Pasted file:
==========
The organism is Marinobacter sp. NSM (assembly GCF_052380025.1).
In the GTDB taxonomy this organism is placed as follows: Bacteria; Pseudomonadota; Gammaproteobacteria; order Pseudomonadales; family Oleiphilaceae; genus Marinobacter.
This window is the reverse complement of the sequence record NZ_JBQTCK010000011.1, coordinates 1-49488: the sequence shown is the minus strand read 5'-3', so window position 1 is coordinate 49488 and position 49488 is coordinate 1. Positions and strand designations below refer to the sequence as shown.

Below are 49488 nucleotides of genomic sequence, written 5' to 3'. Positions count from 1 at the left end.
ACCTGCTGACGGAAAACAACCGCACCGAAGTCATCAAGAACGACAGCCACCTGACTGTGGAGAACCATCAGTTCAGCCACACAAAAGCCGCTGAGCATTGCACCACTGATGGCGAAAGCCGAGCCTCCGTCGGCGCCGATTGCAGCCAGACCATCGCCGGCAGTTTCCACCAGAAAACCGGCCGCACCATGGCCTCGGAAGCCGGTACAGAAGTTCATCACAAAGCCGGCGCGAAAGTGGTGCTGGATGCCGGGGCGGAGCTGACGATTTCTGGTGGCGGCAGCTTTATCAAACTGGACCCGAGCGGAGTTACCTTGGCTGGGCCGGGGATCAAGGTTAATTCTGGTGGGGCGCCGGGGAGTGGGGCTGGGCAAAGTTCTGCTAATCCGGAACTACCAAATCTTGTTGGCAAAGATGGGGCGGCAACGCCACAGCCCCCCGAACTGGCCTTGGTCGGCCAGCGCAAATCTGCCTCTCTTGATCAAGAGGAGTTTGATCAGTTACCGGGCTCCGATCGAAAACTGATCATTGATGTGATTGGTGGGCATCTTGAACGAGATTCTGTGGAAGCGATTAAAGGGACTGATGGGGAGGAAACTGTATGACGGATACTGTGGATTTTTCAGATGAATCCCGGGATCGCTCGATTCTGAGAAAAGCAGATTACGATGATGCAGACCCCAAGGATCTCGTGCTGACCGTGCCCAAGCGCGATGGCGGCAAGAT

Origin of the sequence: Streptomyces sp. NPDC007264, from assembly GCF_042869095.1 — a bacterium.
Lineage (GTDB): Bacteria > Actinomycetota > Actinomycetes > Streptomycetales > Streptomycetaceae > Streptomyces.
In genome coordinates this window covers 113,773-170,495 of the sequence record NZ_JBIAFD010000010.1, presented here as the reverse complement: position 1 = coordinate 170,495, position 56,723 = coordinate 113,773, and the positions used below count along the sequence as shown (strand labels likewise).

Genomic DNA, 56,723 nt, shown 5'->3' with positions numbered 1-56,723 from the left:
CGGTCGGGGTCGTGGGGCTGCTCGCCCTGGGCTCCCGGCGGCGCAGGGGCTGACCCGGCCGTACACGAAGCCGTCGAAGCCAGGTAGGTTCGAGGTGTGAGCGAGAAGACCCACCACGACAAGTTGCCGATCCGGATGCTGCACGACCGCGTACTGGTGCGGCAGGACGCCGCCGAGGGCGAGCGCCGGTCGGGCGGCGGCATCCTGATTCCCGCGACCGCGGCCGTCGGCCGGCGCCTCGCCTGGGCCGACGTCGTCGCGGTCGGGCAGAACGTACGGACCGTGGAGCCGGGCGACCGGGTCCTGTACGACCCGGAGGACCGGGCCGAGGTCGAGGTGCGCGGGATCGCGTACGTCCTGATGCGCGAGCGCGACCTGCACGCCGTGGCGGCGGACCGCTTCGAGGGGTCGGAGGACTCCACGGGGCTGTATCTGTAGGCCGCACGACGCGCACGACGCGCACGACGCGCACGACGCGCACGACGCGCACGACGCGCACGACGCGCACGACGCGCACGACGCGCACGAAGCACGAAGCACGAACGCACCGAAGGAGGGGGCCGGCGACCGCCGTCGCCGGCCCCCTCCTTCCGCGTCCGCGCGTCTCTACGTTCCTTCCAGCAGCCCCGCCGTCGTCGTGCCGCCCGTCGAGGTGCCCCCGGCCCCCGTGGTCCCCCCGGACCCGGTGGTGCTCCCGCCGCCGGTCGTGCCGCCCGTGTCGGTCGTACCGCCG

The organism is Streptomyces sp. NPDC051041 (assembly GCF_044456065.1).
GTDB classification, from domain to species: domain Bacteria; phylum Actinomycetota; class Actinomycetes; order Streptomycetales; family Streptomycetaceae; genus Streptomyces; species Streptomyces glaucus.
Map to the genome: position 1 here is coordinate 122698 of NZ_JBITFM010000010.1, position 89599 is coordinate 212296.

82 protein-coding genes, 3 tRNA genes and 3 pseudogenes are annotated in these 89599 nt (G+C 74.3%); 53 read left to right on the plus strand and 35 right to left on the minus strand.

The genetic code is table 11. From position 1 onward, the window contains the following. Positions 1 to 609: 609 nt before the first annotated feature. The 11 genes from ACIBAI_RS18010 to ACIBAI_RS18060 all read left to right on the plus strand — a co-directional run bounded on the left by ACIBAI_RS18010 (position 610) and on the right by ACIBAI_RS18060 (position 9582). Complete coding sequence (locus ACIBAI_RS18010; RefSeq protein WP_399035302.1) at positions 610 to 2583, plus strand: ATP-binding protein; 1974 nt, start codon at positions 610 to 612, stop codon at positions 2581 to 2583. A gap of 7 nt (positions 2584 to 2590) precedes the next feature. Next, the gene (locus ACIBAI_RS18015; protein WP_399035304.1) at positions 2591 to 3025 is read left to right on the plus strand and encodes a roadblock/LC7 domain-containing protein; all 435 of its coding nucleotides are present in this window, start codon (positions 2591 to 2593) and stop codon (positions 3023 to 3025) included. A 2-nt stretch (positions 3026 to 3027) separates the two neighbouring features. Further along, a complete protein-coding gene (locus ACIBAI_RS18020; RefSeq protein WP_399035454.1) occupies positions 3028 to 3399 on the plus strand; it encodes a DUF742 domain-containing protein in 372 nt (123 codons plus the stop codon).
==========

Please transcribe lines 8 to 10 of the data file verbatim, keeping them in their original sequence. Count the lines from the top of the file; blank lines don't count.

In genome coordinates this window covers 113,773-170,495 of the sequence record NZ_JBIAFD010000010.1, presented here as the reverse complement: position 1 = coordinate 170,495, position 56,723 = coordinate 113,773, and the positions used below count along the sequence as shown (strand labels likewise).

Genomic DNA, 56,723 nt, shown 5'->3' with positions numbered 1-56,723 from the left:
CGGTCGGGGTCGTGGGGCTGCTCGCCCTGGGCTCCCGGCGGCGCAGGGGCTGACCCGGCCGTACACGAAGCCGTCGAAGCCAGGTAGGTTCGAGGTGTGAGCGAGAAGACCCACCACGACAAGTTGCCGATCCGGATGCTGCACGACCGCGTACTGGTGCGGCAGGACGCCGCCGAGGGCGAGCGCCGGTCGGGCGGCGGCATCCTGATTCCCGCGACCGCGGCCGTCGGCCGGCGCCTCGCCTGGGCCGACGTCGTCGCGGTCGGGCAGAACGTACGGACCGTGGAGCCGGGCGACCGGGTCCTGTACGACCCGGAGGACCGGGCCGAGGTCGAGGTGCGCGGGATCGCGTACGTCCTGATGCGCGAGCGCGACCTGCACGCCGTGGCGGCGGACCGCTTCGAGGGGTCGGAGGACTCCACGGGGCTGTATCTGTAGGCCGCACGACGCGCACGACGCGCACGACGCGCACGACGCGCACGACGCGCACGACGCGCACGACGCGCACGACGCGCACGACGCGCACGAAGCACGAAGCACGAACGCACCGAAGGAGGGGGCCGGCGACCGCCGTCGCCGGCCCCCTCCTTCCGCGTCCGCGCGTCTCTACGTTCCTTCCAGCAGCCCCGCCGTCGTCGTGCCGCCCGTCGAGGTGCCCCCGGCCCCCGTGGTCCCCCCGGACCCGGTGGTGCTCCCGCCGCCGGTCGTGCCGCCCGTGTCGGTCGTACCGCCG